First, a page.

To submit a photo for the Art of Transit, post it to Metro’s Flickr group, email it to firstname.lastname@example.org or Tweet it to @metrolosangeles with an #artoftransit hashtag. Many of the photos we’ve featured can be seen in these galleries on Flickr.
Portland mayor boosts money for cycling, takes money from roads (Oregonian)
Mayor Sam Adams boasted recently he’s increasing spending on bike infrastructure in Portland by 17 percent with money largely raised from gas taxes on motorists — and guess what, motorists are complaining. The Oregonian interviewed 18 motorists at a local Arco station and found 14 that said they were against having money diverted from roads to bike lanes and such. Of course, that’s a nice journalistic trick. Reporter goes to the place where he/she will find people who will likely say exactly what you need them to say after being informed — maybe in an unbiased way, maybe not — about the bike funding situtation. “This is intended to save lives and reduce injuries among the city’s growing number of vulnerable road users,” Adams told The Oregonian. “The public – and that includes auto commuters – has told us that they want us to focus on eliminating conflicts on our streets.”
Are you ready for the two-mile challenge? (Welcome to the Fast Lane blog)
U.S. Transportation Secretary Ray LaHood points out that 40 percent of urban trips are two miles or less and 90 percent of those trips are taken by car. What to do about it? Create a contest that challenges people in the warm months to use their bikes instead of their cars for short trips. You can do it, too. My vow: no more driving to the gym for spin class.
New Mexico Road Runner train faces scrutiny (New West)
In 2006, New Mexico did what other places in the West couldn’t quite manage up to then: launch a brand new commuter rail service. The train connects Albuquerque and Santa Fe and is cheap to ride — a day pass purchased online costs $7. And the train has free wi-fi. But the project cost $400 million to get off the ground and — surprise! — isn’t turning a profit. That has some Republicans asking questions about whether the service should be continued or sold off to a private entity. As per usual, the politicians conveniently forget that roads are subsidized, too.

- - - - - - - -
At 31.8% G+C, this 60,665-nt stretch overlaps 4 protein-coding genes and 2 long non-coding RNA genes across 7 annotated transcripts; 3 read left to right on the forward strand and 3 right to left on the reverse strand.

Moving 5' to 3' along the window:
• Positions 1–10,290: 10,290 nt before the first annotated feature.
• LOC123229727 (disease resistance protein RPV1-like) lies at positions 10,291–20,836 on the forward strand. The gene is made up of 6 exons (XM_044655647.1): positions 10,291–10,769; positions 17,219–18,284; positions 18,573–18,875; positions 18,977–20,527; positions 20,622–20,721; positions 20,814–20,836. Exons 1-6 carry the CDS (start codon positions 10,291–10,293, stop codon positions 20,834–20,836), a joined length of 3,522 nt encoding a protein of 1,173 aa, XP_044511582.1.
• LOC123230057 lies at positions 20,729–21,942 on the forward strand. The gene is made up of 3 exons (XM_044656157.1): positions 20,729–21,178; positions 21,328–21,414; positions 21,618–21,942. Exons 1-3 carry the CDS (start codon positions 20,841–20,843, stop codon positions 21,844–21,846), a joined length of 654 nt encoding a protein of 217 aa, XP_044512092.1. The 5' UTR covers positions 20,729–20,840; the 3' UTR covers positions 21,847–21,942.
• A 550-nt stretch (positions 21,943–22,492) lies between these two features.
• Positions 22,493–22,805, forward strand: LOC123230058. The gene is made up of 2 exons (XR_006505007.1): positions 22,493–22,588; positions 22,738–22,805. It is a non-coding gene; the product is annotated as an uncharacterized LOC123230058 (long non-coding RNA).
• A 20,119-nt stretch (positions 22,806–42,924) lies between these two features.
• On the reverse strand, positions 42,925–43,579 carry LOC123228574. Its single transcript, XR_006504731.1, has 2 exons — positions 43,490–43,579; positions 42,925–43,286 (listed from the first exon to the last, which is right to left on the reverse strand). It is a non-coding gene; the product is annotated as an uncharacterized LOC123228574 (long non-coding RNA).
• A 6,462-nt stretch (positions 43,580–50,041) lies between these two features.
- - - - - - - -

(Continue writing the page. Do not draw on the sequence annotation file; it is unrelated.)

For a complete list of planned service advisories please visit the Service Advisories page on Metro.net. And for the latest service alerts follow @MetroLAalerts on Twitter.
After 8:15pm, Blue Line trains run every 30 minutes due to construction work for the future Expo Line. Please see schedule here.
Dates: today only.
Due to track maintenance work after 8:30pm, trains from North Hollywood will depart 5 minutes later than regular schedule. Inbound trains to Union Station will depart North Hollywood at 8:59pm, 9:19pm, 9:39pm, and every 20 minutes until 12:39am, and then 12:54am. Times are approximate and subject to minor work related delays.
During this time, trains in both directions will share ONE track at Hollywood/Highland & Hollywood/Vine Stations. Please check train destination signs and announcements before boarding.
Dates: today only
Due to track maintenance from 10am to 2pm, eastbound trains to Norwalk will run 4 minutes later than regular schedule. Trains to Norwalk will depart Redondo Beach at 9:51am, 10:08am, 10:23am, 10:38am, 10:53am and every 15 minutes until 1:53pm, then regular schedule.
Dates: today only.
Advisories for Lines 212/312, 217, 222, 780 and Red Bull Soap Box Race after the jump.
The special meeting today of the full Metro Board of Directors ended with a decision to delay a vote on the agency’s full budget until the next Board meeting on May 26. Several Board members wanted more time to review the lengthy budget document.